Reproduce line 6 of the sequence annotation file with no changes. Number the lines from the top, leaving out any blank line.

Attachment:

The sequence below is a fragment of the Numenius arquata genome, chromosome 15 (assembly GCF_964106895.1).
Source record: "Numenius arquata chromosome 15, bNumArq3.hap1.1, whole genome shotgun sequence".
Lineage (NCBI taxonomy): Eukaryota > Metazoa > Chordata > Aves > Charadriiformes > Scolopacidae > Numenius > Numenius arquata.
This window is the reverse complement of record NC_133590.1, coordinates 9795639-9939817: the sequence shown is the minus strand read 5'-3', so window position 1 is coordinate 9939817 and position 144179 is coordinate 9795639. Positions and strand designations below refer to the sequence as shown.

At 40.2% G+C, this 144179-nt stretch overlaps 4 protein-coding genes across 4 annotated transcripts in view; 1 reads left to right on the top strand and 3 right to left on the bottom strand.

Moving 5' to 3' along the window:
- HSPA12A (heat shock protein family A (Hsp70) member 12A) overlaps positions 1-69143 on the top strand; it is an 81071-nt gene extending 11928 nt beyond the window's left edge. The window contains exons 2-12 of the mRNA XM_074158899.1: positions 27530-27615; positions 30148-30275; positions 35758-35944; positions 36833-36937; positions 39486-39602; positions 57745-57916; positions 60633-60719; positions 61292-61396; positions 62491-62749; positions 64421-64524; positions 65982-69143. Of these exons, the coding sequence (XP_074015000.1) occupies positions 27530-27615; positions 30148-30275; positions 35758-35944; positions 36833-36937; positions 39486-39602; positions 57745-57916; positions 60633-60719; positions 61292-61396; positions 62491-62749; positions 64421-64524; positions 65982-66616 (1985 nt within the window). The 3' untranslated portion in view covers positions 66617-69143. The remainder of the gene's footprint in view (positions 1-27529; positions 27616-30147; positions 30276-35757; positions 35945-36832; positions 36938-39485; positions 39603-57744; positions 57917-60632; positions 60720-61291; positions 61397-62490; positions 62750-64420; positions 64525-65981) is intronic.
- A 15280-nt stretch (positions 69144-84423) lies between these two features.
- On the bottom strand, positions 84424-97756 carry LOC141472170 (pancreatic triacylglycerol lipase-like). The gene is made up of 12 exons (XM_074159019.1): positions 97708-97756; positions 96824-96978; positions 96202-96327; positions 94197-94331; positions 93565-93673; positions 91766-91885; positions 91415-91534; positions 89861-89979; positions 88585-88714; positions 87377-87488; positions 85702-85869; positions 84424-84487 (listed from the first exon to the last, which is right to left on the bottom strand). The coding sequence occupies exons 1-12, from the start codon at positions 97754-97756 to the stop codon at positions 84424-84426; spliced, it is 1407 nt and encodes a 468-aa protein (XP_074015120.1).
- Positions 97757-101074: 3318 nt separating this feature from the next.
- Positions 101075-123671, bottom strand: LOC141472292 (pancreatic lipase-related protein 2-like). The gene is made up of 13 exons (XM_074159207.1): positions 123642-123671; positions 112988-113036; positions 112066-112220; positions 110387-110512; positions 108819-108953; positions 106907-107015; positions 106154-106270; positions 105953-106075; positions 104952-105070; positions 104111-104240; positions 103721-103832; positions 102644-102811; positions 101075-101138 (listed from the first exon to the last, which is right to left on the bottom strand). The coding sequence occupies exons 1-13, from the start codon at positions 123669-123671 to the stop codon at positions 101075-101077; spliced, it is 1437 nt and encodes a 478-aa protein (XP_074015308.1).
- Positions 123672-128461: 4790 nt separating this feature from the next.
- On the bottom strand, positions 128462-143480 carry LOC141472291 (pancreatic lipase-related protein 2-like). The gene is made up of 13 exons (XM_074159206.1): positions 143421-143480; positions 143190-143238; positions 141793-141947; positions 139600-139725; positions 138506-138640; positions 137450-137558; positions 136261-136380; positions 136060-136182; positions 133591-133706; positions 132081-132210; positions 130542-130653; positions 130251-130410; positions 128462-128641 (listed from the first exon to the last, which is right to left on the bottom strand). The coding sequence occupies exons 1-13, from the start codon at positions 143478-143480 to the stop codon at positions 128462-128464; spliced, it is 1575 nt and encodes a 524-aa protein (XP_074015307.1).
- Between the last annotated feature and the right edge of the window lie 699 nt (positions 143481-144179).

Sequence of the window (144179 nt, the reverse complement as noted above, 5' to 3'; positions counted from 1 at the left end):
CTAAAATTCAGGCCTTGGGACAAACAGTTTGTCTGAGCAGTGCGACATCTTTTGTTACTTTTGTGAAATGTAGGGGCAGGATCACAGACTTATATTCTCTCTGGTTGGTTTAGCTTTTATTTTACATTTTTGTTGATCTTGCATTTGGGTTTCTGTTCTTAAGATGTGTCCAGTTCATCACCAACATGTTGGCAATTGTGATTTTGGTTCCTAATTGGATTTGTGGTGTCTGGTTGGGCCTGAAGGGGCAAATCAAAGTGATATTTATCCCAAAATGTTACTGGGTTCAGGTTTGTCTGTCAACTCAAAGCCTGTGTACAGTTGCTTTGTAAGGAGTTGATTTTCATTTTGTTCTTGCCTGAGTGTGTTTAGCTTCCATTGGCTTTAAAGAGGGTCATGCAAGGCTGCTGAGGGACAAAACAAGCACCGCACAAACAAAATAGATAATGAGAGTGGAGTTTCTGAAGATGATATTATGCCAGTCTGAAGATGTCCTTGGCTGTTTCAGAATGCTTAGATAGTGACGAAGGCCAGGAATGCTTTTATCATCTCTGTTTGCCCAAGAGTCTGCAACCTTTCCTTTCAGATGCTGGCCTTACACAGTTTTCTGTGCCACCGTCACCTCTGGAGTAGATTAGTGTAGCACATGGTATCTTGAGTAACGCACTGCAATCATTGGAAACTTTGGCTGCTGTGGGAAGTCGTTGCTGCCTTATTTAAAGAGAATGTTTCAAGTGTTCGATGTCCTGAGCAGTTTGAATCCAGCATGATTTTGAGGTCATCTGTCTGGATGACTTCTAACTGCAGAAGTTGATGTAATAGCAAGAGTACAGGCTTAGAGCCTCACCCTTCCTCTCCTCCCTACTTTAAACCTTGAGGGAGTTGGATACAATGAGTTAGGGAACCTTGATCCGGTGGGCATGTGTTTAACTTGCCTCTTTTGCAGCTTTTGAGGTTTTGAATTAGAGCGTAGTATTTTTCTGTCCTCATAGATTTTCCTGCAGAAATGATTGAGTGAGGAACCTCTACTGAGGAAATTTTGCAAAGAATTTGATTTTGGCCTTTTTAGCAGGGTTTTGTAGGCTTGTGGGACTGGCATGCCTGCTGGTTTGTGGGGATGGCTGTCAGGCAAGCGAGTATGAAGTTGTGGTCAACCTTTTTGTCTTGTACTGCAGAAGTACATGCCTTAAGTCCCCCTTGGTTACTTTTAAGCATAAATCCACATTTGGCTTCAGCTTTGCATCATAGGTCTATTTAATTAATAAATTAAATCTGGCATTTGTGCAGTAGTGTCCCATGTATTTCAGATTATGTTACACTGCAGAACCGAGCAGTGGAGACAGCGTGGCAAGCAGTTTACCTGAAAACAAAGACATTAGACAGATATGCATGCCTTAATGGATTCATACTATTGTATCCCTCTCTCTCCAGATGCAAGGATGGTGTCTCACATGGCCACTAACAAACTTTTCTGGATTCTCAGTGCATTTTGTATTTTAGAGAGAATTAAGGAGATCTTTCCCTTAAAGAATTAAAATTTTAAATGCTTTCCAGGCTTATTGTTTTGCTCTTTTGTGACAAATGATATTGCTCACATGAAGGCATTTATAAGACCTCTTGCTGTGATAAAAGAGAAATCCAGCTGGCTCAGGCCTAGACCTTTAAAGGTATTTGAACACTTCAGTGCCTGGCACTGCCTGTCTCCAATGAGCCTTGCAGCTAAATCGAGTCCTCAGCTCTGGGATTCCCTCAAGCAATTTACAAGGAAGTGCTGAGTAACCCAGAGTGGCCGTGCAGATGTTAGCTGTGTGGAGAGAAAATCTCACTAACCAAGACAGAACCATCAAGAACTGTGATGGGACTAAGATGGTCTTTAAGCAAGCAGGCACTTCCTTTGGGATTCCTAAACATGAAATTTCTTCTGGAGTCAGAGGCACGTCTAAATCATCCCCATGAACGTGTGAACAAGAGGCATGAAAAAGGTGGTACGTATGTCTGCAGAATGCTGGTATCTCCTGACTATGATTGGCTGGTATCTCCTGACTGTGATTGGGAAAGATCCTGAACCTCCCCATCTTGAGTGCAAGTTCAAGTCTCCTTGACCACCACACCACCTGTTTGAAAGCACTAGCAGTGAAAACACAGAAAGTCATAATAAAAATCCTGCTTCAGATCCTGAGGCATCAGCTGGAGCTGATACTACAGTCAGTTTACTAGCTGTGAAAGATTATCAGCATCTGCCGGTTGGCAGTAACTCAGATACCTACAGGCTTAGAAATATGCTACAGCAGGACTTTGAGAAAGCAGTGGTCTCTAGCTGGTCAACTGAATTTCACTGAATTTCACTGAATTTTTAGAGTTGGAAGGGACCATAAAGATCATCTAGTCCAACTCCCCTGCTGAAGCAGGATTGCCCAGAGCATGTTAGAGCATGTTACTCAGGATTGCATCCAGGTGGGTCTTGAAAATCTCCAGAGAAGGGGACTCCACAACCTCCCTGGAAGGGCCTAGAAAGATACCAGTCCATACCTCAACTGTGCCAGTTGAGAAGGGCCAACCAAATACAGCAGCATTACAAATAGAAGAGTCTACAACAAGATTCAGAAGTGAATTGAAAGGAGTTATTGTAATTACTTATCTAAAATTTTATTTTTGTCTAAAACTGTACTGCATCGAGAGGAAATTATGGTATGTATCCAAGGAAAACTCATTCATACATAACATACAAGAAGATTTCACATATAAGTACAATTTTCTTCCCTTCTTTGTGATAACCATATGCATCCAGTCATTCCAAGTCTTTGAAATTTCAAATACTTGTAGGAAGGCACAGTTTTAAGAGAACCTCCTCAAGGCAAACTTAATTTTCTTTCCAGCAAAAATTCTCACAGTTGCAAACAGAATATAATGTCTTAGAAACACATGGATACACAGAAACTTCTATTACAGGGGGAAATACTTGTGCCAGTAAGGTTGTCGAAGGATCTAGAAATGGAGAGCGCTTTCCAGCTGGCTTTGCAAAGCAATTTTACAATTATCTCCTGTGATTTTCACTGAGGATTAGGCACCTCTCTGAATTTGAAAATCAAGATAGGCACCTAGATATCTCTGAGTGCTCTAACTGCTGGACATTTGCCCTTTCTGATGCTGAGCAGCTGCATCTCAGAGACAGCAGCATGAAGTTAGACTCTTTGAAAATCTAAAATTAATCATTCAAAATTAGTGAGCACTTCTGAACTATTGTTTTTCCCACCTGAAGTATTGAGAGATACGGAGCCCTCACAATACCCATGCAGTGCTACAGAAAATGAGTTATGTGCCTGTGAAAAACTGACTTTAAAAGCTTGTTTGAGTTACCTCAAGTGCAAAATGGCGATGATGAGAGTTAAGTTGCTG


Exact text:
Moving 5' to 3' along the window: